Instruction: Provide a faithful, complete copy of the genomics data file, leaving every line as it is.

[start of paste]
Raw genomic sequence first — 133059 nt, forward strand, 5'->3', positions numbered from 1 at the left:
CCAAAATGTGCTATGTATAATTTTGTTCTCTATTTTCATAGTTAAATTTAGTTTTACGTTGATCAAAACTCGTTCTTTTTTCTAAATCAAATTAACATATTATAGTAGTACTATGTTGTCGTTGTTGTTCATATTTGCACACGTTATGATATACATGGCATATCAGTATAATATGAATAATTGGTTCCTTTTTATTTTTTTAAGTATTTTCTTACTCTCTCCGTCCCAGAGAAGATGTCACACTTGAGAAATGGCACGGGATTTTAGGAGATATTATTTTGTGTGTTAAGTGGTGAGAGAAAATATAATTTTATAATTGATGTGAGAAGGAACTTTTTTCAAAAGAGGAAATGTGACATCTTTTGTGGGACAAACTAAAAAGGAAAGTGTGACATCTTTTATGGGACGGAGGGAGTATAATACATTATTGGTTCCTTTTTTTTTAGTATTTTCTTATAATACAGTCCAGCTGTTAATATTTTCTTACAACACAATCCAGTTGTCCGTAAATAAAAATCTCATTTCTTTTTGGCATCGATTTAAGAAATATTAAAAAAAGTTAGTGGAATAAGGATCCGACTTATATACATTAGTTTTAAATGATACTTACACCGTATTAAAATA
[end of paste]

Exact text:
Raw genomic sequence first — 133059 nt, forward strand, 5'->3', positions numbered from 1 at the left:
CCAAAATGTGCTATGTATAATTTTGTTCTCTATTTTCATAGTTAAATTTAGTTTTACGTTGATCAAAACTCGTTCTTTTTTCTAAATCAAATTAACATATTATAGTAGTACTATGTTGTCGTTGTTGTTCATATTTGCACACGTTATGATATACATGGCATATCAGTATAATATGAATAATTGGTTCCTTTTTATTTTTTTAAGTATTTTCTTACTCTCTCCGTCCCAGAGAAGATGTCACACTTGAGAAATGGCACGGGATTTTAGGAGATATTATTTTGTGTGTTAAGTGGTGAGAGAAAATATAATTTTATAATTGATGTGAGAAGGAACTTTTTTCAAAAGAGGAAATGTGACATCTTTTGTGGGACAAACTAAAAAGGAAAGTGTGACATCTTTTATGGGACGGAGGGAGTATAATACATTATTGGTTCCTTTTTTTTTAGTATTTTCTTATAATACAGTCCAGCTGTTAATATTTTCTTACAACACAATCCAGTTGTCCGTAAATAAAAATCTCATTTCTTTTTGGCATCGATTTAAGAAATATTAAAAAAAGTTAGTGGAATAAGGATCCGACTTATATACATTAGTTTTAAATGATACTTACACCGTATTAAAATA